If there’s something I’ve always been accused of, it’s that I’ve got no ambitions in life. That I’m wasting myself, that my potentials go unrealised.
In short, I don’t have A Thing, and if I did have A Thing, I wouldn’t spend my days bumbling around, walking into things aimlessly and wasting time on trivialities and fripperies and moaning about everything else in the world.
I’ll contend that this makes me a far less dangerous person. Have you seen what happens when people have ambitions? It can get untidy.
Let’s say I had an ambition to be something big in the world of finance. We can all see where that gets us – hundreds of thousands of ambitious young people dive into banking, the markets, big business, to make themselves unspendable quantities of moolah, to accrue power and influence and a say – no matter how tiny – in the way the big economic wheel turns. Greater and greater feats are accomplished, greater and greater risks taken. The adrenaline flows, the bank accounts grow fat, the sense of accomplishment and achievement are fatter yet.
And the whole thing blows up in our faces.
And more. Let’s look at politics. No more ambitious they that lust after the keys to changing the way we live our lives. How many people who wanted to make a difference ended up making a difference? And how many more of us regretted that they did?
Despite all this, there’s another downside to ambition, and it’s a far more personal one than the two sketchy examples I’ve given. Ambitions drive people, and this is said to be a good thing, more or less. There are few worse things than aimless and directionless lives, where talents are wasted, where the days flow together into one big session down the pub, the snooker hall, the cinema, where the potentialities of myraid lives are squandered in the mundane advance of the years.
I suggest this. Ambitions by-and-large are habit forming. They give us a target, something to grasp at, a mission in life. They create the mistaken idea that the most worthwhile things are the things not yet attained, that the need to have something outweighs the efforts expended, and the alternative paths ignored in the pursuit. And with this mindset established, once one ambition is realised, another is required to fill the vacuum, another thing not yet done becomes the mission, and the objective of life becomes perpetually somewhere else, off in the distance, seperated from the here by ways and means, and hard work, and application. Never is there satisfaction. We live forever in the future, and the past becomes a list of achievements, a CV of a life, rather than a life lived.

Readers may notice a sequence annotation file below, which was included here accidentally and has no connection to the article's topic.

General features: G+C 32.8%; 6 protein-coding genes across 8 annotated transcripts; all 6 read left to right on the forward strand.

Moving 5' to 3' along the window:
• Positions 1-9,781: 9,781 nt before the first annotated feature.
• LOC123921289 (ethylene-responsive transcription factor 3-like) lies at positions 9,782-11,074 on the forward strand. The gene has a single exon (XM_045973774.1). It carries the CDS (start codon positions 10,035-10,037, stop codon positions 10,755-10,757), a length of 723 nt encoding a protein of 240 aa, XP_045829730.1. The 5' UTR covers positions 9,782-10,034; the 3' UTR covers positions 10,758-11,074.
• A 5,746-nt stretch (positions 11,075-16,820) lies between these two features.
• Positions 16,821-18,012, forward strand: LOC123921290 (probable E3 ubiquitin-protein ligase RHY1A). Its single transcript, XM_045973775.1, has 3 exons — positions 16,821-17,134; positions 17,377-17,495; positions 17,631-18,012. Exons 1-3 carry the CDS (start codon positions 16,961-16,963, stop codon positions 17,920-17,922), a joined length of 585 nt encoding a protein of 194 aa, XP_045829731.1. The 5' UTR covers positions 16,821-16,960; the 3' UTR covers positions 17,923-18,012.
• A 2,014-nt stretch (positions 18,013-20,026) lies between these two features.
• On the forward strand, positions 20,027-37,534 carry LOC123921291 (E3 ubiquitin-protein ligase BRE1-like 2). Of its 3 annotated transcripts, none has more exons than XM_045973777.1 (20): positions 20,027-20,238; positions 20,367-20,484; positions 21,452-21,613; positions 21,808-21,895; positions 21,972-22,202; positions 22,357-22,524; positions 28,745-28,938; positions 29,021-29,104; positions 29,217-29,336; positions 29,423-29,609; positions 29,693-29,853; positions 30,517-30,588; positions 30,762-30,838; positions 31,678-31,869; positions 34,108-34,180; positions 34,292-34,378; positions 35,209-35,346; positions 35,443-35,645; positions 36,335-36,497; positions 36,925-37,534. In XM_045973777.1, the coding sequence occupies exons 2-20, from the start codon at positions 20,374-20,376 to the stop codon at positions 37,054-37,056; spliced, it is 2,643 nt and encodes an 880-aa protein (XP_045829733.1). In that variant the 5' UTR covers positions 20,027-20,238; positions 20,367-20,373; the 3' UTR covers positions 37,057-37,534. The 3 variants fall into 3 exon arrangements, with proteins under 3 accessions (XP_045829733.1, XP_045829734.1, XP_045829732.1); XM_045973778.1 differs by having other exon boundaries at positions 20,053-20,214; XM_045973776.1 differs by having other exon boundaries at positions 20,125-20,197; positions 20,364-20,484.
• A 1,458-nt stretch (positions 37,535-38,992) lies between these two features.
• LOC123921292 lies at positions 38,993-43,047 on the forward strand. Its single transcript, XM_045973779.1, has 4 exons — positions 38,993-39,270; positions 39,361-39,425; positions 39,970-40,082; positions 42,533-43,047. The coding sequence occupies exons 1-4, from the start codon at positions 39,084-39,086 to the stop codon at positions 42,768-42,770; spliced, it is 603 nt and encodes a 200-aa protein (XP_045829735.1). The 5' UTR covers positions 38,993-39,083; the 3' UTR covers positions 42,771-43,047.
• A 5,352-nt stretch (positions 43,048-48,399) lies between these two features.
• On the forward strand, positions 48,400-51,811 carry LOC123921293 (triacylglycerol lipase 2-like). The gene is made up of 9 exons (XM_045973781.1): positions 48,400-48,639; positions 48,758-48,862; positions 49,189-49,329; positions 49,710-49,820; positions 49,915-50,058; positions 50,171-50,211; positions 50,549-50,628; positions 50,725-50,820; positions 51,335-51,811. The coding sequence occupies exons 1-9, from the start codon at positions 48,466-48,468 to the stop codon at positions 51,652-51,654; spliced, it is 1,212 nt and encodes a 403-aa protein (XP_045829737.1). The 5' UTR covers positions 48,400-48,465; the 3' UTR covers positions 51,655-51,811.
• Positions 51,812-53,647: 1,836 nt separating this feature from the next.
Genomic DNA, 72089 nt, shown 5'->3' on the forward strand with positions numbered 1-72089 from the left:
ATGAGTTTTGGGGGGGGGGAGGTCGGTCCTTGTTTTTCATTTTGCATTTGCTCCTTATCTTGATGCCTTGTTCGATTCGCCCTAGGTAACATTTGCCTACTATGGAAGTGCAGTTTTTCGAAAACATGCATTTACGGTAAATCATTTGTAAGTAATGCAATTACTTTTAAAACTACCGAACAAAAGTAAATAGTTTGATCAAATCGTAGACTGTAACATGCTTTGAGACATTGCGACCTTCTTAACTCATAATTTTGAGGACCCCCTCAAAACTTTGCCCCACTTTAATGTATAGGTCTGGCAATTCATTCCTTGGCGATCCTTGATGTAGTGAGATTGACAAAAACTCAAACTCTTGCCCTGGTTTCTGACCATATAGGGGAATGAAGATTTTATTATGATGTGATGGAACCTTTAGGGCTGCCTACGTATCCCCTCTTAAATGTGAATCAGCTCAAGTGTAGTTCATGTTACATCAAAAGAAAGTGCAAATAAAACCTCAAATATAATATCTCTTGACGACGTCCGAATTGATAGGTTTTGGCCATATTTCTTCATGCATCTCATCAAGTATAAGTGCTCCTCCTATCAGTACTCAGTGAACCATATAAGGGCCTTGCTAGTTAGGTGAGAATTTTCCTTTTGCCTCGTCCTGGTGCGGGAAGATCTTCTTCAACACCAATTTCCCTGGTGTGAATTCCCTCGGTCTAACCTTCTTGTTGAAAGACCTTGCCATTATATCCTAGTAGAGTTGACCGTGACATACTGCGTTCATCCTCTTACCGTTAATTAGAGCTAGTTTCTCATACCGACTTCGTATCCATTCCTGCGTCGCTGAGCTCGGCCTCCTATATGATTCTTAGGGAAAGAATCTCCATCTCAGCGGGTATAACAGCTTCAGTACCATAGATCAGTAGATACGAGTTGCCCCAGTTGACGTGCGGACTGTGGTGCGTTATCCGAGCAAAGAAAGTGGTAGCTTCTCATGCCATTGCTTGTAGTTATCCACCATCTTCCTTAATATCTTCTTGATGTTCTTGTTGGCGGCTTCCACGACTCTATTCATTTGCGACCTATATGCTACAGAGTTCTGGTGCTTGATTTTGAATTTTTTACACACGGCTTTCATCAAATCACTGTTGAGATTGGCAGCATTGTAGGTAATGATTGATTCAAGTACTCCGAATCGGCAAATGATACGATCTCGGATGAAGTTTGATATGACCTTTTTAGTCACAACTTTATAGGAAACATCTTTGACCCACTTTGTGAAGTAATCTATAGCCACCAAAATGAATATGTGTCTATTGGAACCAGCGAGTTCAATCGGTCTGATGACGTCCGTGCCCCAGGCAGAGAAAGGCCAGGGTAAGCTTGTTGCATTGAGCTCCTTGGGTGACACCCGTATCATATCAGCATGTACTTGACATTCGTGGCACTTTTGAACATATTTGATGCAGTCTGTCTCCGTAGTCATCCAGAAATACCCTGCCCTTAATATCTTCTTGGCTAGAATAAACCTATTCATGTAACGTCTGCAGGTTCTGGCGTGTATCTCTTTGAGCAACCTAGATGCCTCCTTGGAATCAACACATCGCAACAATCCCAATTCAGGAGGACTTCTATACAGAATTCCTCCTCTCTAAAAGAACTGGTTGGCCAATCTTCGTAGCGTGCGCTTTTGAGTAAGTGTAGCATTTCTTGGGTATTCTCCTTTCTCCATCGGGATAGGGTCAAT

I have one ambition, and it is one that I acheive every new moment. It is the most attainable mission anybody can have in their lives, it is one more rewarding than any other, and it never sours. My ambition in life is to be happy, simply happy, and to make the people I know and love happy as well, no matter how much I might fail, I can keep trying, and that’s a mission that isn’t going lose people their jobs, or impose on them even more bizarre and well-meaning laws, or crush them in the chase for the better job, the bigger salary, the greater recognition. It’s a cliche, but the biggest cliches are so overused because they are profoundly true – live in the present. Live now.
Anything on top of this is just gravy.